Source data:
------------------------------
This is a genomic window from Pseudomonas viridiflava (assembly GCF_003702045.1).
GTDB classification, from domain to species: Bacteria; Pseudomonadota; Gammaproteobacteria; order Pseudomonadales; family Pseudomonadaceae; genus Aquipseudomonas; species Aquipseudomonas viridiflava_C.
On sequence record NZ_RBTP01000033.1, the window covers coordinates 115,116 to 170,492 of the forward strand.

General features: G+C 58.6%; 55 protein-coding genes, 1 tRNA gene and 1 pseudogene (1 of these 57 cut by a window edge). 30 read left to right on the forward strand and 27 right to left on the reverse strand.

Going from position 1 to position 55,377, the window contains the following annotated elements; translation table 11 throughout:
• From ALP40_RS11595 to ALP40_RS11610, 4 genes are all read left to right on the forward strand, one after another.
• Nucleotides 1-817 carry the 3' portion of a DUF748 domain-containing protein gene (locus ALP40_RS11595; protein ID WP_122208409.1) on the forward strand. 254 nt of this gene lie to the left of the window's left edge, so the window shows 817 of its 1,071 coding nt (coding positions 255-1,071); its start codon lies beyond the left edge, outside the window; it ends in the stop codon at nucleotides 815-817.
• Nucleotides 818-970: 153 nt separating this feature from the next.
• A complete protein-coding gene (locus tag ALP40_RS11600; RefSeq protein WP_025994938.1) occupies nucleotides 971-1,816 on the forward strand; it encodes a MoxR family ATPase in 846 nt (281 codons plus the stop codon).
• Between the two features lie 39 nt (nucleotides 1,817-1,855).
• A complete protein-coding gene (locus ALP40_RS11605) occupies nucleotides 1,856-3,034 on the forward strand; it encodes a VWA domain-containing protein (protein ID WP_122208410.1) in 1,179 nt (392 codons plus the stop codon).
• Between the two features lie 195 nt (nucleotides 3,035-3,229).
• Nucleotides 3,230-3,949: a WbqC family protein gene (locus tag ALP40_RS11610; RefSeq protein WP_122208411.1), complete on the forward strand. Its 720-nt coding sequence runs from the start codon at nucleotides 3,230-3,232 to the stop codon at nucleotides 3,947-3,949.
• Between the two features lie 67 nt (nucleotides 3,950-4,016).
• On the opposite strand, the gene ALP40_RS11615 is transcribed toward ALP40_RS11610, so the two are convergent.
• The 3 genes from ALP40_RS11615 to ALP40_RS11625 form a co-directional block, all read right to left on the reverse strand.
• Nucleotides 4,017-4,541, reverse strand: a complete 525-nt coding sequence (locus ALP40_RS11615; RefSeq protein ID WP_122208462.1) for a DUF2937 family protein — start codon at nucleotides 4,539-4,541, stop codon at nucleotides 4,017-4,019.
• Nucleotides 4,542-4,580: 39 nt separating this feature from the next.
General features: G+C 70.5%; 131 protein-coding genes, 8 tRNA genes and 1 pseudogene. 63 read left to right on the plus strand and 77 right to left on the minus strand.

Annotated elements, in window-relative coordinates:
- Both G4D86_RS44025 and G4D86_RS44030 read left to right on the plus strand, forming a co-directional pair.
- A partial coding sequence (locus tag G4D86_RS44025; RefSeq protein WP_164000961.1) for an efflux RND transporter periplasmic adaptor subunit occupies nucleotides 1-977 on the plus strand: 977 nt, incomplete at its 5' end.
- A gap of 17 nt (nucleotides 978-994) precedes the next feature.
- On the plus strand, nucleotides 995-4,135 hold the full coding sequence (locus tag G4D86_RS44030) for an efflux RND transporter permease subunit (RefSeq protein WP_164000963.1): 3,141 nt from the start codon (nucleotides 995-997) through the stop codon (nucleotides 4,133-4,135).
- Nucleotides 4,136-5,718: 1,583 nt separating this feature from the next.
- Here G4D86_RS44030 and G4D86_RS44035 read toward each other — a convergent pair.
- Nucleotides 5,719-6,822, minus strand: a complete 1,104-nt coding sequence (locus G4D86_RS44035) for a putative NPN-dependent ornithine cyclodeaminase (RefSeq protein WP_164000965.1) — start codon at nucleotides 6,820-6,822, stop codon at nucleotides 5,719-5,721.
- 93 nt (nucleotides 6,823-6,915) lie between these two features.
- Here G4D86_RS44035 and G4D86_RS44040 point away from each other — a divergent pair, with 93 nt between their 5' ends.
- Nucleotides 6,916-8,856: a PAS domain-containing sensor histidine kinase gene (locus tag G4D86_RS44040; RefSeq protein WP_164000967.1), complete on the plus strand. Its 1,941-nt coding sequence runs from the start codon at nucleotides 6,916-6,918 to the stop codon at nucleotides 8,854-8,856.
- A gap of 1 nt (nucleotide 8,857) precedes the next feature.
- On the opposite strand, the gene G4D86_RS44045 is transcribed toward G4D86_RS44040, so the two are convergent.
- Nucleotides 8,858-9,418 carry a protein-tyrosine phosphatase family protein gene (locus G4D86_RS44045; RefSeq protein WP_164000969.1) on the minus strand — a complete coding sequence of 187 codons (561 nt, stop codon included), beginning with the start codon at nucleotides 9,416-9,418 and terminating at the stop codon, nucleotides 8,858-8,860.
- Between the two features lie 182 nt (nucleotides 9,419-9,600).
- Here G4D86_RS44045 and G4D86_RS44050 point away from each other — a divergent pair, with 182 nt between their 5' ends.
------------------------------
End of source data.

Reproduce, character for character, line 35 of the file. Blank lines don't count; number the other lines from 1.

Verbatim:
- Here G4D86_RS44045 and G4D86_RS44050 point away from each other — a divergent pair, with 182 nt between their 5' ends.